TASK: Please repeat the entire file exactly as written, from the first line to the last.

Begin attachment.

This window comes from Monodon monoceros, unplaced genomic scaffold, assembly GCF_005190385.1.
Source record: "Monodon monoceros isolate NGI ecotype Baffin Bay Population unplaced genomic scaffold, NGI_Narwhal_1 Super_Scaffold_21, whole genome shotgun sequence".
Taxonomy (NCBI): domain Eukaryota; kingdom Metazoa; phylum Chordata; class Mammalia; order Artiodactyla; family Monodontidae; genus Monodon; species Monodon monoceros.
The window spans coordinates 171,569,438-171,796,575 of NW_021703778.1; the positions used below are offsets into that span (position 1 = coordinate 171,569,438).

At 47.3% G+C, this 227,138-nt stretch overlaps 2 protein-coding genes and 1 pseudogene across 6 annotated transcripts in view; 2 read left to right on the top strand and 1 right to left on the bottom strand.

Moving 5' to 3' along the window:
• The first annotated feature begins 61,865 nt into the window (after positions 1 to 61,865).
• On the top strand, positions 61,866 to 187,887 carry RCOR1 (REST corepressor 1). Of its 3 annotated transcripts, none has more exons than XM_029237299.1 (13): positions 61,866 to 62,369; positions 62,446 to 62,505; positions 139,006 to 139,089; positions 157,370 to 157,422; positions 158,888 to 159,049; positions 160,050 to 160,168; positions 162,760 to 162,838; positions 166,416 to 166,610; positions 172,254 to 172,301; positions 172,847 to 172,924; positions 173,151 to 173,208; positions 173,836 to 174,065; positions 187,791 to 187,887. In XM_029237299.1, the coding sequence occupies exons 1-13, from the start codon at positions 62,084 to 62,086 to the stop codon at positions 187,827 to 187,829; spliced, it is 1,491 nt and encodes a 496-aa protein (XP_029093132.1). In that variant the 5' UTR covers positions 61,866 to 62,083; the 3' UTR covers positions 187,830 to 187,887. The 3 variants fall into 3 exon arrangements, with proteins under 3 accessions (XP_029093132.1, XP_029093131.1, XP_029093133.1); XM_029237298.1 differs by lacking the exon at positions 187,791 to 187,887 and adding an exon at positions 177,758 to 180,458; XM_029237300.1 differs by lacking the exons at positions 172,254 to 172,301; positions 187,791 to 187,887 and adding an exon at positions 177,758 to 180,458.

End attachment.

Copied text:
This window comes from Monodon monoceros, unplaced genomic scaffold, assembly GCF_005190385.1.
Source record: "Monodon monoceros isolate NGI ecotype Baffin Bay Population unplaced genomic scaffold, NGI_Narwhal_1 Super_Scaffold_21, whole genome shotgun sequence".
Taxonomy (NCBI): domain Eukaryota; kingdom Metazoa; phylum Chordata; class Mammalia; order Artiodactyla; family Monodontidae; genus Monodon; species Monodon monoceros.
The window spans coordinates 171,569,438-171,796,575 of NW_021703778.1; the positions used below are offsets into that span (position 1 = coordinate 171,569,438).

At 47.3% G+C, this 227,138-nt stretch overlaps 2 protein-coding genes and 1 pseudogene across 6 annotated transcripts in view; 2 read left to right on the top strand and 1 right to left on the bottom strand.

Moving 5' to 3' along the window:
• The first annotated feature begins 61,865 nt into the window (after positions 1 to 61,865).
• On the top strand, positions 61,866 to 187,887 carry RCOR1 (REST corepressor 1). Of its 3 annotated transcripts, none has more exons than XM_029237299.1 (13): positions 61,866 to 62,369; positions 62,446 to 62,505; positions 139,006 to 139,089; positions 157,370 to 157,422; positions 158,888 to 159,049; positions 160,050 to 160,168; positions 162,760 to 162,838; positions 166,416 to 166,610; positions 172,254 to 172,301; positions 172,847 to 172,924; positions 173,151 to 173,208; positions 173,836 to 174,065; positions 187,791 to 187,887. In XM_029237299.1, the coding sequence occupies exons 1-13, from the start codon at positions 62,084 to 62,086 to the stop codon at positions 187,827 to 187,829; spliced, it is 1,491 nt and encodes a 496-aa protein (XP_029093132.1). In that variant the 5' UTR covers positions 61,866 to 62,083; the 3' UTR covers positions 187,830 to 187,887. The 3 variants fall into 3 exon arrangements, with proteins under 3 accessions (XP_029093132.1, XP_029093131.1, XP_029093133.1); XM_029237298.1 differs by lacking the exon at positions 187,791 to 187,887 and adding an exon at positions 177,758 to 180,458; XM_029237300.1 differs by lacking the exons at positions 172,254 to 172,301; positions 187,791 to 187,887 and adding an exon at positions 177,758 to 180,458.